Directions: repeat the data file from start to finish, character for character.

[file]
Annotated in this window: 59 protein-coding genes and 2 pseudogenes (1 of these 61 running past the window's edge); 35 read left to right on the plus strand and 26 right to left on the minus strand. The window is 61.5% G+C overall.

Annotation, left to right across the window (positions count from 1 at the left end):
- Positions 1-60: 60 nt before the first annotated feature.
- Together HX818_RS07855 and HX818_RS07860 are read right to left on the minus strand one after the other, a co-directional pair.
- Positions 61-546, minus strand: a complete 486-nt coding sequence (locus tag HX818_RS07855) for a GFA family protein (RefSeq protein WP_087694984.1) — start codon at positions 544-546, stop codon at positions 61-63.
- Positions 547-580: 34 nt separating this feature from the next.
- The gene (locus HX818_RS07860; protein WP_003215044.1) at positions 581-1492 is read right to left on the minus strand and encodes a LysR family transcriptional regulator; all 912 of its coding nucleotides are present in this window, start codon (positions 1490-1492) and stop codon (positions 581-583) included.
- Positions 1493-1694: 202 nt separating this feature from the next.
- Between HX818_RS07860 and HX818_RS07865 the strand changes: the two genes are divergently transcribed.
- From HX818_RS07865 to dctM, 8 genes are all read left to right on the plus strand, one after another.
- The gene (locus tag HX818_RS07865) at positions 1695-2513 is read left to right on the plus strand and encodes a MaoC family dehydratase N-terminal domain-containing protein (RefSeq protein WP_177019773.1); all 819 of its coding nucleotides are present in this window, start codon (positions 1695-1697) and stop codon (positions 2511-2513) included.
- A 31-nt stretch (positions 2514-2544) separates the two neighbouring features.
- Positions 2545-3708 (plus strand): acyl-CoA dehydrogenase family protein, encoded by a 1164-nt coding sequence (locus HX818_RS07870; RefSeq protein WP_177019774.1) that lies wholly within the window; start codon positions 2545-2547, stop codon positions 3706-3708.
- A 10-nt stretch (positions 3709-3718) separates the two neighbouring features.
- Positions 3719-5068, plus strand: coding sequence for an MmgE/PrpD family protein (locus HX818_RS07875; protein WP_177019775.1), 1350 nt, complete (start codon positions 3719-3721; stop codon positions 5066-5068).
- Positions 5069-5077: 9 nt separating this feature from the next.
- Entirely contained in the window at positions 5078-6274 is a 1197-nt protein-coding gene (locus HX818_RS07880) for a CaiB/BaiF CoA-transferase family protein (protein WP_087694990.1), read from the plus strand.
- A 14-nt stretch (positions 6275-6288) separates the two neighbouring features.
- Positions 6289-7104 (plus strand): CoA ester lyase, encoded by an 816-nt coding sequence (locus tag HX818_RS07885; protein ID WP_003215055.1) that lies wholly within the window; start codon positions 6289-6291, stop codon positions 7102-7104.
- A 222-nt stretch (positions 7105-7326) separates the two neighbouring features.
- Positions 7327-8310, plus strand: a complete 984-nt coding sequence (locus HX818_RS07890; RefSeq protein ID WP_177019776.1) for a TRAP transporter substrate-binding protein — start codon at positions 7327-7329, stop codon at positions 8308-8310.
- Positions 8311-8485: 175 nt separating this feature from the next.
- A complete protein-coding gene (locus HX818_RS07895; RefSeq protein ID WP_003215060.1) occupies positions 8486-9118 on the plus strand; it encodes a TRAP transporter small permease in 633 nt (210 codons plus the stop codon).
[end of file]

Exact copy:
Annotated in this window: 59 protein-coding genes and 2 pseudogenes (1 of these 61 running past the window's edge); 35 read left to right on the plus strand and 26 right to left on the minus strand. The window is 61.5% G+C overall.

Annotation, left to right across the window (positions count from 1 at the left end):
- Positions 1-60: 60 nt before the first annotated feature.
- Together HX818_RS07855 and HX818_RS07860 are read right to left on the minus strand one after the other, a co-directional pair.
- Positions 61-546, minus strand: a complete 486-nt coding sequence (locus tag HX818_RS07855) for a GFA family protein (RefSeq protein WP_087694984.1) — start codon at positions 544-546, stop codon at positions 61-63.
- Positions 547-580: 34 nt separating this feature from the next.
- The gene (locus HX818_RS07860; protein WP_003215044.1) at positions 581-1492 is read right to left on the minus strand and encodes a LysR family transcriptional regulator; all 912 of its coding nucleotides are present in this window, start codon (positions 1490-1492) and stop codon (positions 581-583) included.
- Positions 1493-1694: 202 nt separating this feature from the next.
- Between HX818_RS07860 and HX818_RS07865 the strand changes: the two genes are divergently transcribed.
- From HX818_RS07865 to dctM, 8 genes are all read left to right on the plus strand, one after another.
- The gene (locus tag HX818_RS07865) at positions 1695-2513 is read left to right on the plus strand and encodes a MaoC family dehydratase N-terminal domain-containing protein (RefSeq protein WP_177019773.1); all 819 of its coding nucleotides are present in this window, start codon (positions 1695-1697) and stop codon (positions 2511-2513) included.
- A 31-nt stretch (positions 2514-2544) separates the two neighbouring features.
- Positions 2545-3708 (plus strand): acyl-CoA dehydrogenase family protein, encoded by a 1164-nt coding sequence (locus HX818_RS07870; RefSeq protein WP_177019774.1) that lies wholly within the window; start codon positions 2545-2547, stop codon positions 3706-3708.
- A 10-nt stretch (positions 3709-3718) separates the two neighbouring features.
- Positions 3719-5068, plus strand: coding sequence for an MmgE/PrpD family protein (locus HX818_RS07875; protein WP_177019775.1), 1350 nt, complete (start codon positions 3719-3721; stop codon positions 5066-5068).
- Positions 5069-5077: 9 nt separating this feature from the next.
- Entirely contained in the window at positions 5078-6274 is a 1197-nt protein-coding gene (locus HX818_RS07880) for a CaiB/BaiF CoA-transferase family protein (protein WP_087694990.1), read from the plus strand.
- A 14-nt stretch (positions 6275-6288) separates the two neighbouring features.
- Positions 6289-7104 (plus strand): CoA ester lyase, encoded by an 816-nt coding sequence (locus tag HX818_RS07885; protein ID WP_003215055.1) that lies wholly within the window; start codon positions 6289-6291, stop codon positions 7102-7104.
- A 222-nt stretch (positions 7105-7326) separates the two neighbouring features.
- Positions 7327-8310, plus strand: a complete 984-nt coding sequence (locus HX818_RS07890; RefSeq protein ID WP_177019776.1) for a TRAP transporter substrate-binding protein — start codon at positions 7327-7329, stop codon at positions 8308-8310.
- Positions 8311-8485: 175 nt separating this feature from the next.
- A complete protein-coding gene (locus HX818_RS07895; RefSeq protein ID WP_003215060.1) occupies positions 8486-9118 on the plus strand; it encodes a TRAP transporter small permease in 633 nt (210 codons plus the stop codon).